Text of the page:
Local nonprofit works to create a vibrant community
By Kana Coonce
ALGOMA – Despite its myriad of contributions to the Algoma community, nonprofit organization Community Improvement of Algoma (CI of A) remains a group of unsung heroes working to create a vibrant community.
“My life is Algoma,” said CI of A member/treasurer Jan Dart.
After working at the Navy office in Sturgeon Bay for 25 years, Dart retired to Algoma and applied as an administrative assistant at City Hall, where she worked for 10 years.
Then, after retiring again, she became an alderman — and that doesn’t include the myriad of other organizations around the city of which she counts herself a member.
“Keep in mind I don’t keep on retiring because I enjoy the parties,” she joked. “If you start adding this all up, you’ll notice that I’m very old.”
Dart has been with CI of A since it was initially conceived in the 1980s, but the organization did not exist in its current form until 2016.
“We were the Community Improvement of Algoma, and in 2000, we applied to the state’s Main Street Program,” Dart said, who at the time was working as an alderman.
It was Dart who was involved in the program’s application process.
When Algoma — one of three applicants — was selected, CI of A changed their name to the Algoma Main Street Program (AMSP) to match.
In 2016, after an end to the Main Street Program’s support meant that maintaining the AMSP — which at the time had a paid full-time president and a building — was no longer financially tenable, the AMSP disbanded, on paper.
In reality, the group stuck together, forming the CI of A as it exists today.
“CI still works under a lot of the same auspices [as the Main Street Program],” said Dart. “Renewal, restoration, and keeping buildings intact downtown. You want to protect your downtown and keep it viable. You want people living there and shopping, but you don’t want to lose your downtown history. [Downtown] is where your big buildings, your historical buildings are.”
For Dart, giving back to the community is about making Algoma a place its residents can be proud of.
“I’m very involved in Algoma. It’s been my hometown for many years,” said Dart.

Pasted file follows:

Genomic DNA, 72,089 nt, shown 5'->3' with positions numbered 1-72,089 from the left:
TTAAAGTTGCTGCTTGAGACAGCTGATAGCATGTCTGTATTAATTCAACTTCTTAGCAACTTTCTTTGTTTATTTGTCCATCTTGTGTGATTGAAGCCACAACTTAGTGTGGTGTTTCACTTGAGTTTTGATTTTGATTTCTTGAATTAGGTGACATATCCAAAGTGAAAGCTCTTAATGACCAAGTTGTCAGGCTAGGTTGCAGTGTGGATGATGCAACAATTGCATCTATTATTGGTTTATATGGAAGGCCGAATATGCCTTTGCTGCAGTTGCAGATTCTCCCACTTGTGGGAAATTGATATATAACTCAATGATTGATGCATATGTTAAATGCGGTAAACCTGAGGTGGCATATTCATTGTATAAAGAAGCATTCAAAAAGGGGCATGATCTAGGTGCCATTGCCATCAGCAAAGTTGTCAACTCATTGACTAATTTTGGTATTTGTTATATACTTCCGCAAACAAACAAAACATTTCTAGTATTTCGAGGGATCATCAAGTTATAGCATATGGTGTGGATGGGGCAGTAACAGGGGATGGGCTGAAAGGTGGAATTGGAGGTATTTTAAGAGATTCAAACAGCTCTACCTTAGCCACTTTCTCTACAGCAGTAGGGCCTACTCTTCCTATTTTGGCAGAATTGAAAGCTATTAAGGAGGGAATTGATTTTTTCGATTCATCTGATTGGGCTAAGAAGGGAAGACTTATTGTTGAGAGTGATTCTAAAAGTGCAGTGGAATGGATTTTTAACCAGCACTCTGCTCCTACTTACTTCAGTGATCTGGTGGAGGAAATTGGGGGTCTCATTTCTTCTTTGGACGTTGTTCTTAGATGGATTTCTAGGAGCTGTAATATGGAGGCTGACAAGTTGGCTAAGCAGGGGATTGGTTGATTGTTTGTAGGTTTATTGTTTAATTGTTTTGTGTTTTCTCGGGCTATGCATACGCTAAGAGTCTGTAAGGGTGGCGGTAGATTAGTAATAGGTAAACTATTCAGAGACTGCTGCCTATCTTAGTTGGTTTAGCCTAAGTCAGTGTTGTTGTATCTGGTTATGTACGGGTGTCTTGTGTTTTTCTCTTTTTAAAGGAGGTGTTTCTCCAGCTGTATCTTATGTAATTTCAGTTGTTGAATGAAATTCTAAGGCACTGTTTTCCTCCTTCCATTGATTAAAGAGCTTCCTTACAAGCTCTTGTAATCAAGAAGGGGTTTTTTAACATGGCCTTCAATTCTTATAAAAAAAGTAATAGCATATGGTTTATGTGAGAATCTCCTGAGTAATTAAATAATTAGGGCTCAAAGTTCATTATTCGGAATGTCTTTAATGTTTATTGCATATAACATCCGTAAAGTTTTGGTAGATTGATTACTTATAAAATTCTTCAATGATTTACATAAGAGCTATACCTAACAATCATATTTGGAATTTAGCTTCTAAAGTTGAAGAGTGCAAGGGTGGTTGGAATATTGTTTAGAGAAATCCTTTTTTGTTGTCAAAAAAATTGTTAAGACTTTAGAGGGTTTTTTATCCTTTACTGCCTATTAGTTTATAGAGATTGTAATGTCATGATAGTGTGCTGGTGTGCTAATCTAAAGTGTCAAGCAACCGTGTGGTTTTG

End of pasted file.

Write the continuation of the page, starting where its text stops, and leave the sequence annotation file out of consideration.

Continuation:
In addition to having two children and four grandchildren who grew up in Algoma, Dart said that she’ll soon have great-grandchildren who will do the same.
“So that’s coming along,” she remarked.
“It feels good; it does. I’m happy our community looks good. We’ve got the Viking cruises coming in now, and the people on that boat, I was talking to one, and she said, ‘Oh my god, we were treated like royalty!’”
Since its (re)founding in 2016, CI of A has made countless contributions to organizations around the city — everything from money to headphones for grade schoolers to memorial plaques to a fire blanket for Algoma Fire & Rescue.
On average, Dart said, CI of A receives around eight requests a year “from different organizations that need money,” but the board of directors keeps its eyes and ears out for anything the city might need.
“[The fire blanket] was not cheap,” Dart laughed, but she emphasized its importance to the fire department and to the city.
The blanket is designed to put out electrical fires — the sort that cannot be put out with water.
“If we see something that the community could use, we are very aware of what people need in the community,” Dart said. “We are very good at finding people who need help.”
“Our annual fundraiser allows us to do quite a bit of donating, which is our function there,” Dart said. “To keep our community improved.”
The fundraiser in question, of course, is Algoma’s Wet Whistle Wine Fest, which CI of A has put on annually since it was still the AMSP.
Since its humble beginnings in 2000, the wine festival has expanded exponentially.